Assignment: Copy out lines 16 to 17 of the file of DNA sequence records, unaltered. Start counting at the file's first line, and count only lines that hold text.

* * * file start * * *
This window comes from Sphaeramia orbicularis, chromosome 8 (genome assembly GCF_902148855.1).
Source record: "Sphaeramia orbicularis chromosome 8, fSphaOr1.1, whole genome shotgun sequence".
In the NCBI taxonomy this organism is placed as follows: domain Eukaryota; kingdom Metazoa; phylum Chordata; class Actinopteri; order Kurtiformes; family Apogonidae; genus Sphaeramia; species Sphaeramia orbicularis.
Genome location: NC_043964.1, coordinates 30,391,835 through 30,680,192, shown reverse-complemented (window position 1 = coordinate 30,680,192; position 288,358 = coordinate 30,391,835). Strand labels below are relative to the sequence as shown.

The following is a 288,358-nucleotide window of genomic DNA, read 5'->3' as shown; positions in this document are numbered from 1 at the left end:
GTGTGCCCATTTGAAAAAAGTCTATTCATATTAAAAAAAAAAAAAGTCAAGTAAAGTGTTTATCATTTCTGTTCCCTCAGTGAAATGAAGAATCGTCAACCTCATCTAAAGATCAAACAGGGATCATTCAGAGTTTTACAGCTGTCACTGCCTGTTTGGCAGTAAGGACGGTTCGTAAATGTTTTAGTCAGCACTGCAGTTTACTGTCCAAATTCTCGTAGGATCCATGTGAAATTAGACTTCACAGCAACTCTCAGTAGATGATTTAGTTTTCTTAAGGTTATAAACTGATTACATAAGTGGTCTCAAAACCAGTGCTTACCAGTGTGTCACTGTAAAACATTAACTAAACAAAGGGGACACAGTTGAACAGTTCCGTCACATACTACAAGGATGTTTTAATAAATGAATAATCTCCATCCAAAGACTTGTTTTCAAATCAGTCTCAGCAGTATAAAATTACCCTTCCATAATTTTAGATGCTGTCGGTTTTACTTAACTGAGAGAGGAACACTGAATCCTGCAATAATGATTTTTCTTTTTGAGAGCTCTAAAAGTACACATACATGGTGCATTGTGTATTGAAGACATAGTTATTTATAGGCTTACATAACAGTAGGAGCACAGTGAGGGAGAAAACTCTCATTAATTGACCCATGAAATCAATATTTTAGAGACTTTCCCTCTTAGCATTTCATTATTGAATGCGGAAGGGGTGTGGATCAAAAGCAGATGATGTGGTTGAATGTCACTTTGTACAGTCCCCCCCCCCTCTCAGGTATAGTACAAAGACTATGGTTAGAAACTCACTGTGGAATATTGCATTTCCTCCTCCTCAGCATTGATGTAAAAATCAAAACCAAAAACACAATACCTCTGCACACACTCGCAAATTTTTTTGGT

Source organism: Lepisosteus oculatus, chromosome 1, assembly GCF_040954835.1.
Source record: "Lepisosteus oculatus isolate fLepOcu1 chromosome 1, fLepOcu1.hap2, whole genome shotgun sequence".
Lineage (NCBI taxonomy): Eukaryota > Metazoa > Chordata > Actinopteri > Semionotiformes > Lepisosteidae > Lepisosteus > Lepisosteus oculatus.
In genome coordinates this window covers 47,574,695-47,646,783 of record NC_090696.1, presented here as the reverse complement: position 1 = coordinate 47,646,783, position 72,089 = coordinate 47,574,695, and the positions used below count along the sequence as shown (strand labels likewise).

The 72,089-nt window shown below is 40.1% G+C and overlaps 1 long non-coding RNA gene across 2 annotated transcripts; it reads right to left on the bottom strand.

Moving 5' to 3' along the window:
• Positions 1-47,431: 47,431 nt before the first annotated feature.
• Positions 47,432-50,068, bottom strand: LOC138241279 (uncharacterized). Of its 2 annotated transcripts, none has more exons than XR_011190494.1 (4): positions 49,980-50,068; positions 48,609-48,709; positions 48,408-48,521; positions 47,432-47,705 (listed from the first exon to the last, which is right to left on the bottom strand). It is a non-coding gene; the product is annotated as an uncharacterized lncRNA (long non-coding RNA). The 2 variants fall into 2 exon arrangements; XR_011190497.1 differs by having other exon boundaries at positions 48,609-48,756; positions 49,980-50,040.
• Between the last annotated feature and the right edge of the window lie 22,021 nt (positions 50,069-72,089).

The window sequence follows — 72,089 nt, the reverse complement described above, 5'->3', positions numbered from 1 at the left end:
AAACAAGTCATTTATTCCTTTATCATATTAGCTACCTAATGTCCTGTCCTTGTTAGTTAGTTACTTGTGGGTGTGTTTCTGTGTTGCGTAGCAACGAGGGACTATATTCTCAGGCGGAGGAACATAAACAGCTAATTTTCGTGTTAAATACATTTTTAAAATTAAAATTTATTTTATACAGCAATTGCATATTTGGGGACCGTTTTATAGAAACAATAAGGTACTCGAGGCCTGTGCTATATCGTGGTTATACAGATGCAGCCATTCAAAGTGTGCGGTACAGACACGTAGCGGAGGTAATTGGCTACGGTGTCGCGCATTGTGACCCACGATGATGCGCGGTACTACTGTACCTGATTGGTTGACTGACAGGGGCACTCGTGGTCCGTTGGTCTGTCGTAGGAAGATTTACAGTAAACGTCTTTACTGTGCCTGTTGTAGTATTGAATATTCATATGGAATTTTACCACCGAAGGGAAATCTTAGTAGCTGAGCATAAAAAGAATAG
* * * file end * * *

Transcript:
The window sequence follows — 72,089 nt, the reverse complement described above, 5'->3', positions numbered from 1 at the left end:
AAACAAGTCATTTATTCCTTTATCATATTAGCTACCTAATGTCCTGTCCTTGTTAGTTAGTTACTTGTGGGTGTGTTTCTGTGTTGCGTAGCAACGAGGGACTATATTCTCAGGCGGAGGAACATAAACAGCTAATTTTCGTGTTAAATACATTTTTAAAATTAAAATTTATTTTATACAGCAATTGCATATTTGGGGACCGTTTTATAGAAACAATAAGGTACTCGAGGCCTGTGCTATATCGTGGTTATACAGATGCAGCCATTCAAAGTGTGCGGTACAGACACGTAGCGGAGGTAATTGGCTACGGTGTCGCGCATTGTGACCCACGATGATGCGCGGTACTACTGTACCTGATTGGTTGACTGACAGGGGCACTCGTGGTCCGTTGGTCTGTCGTAGGAAGATTTACAGTAAACGTCTTTACTGTGCCTGTTGTAGTATTGAATATTCATATGGAATTTTACCACCGAAGGGAAATCTTAGTAGCTGAGCATAAAAAGAATAG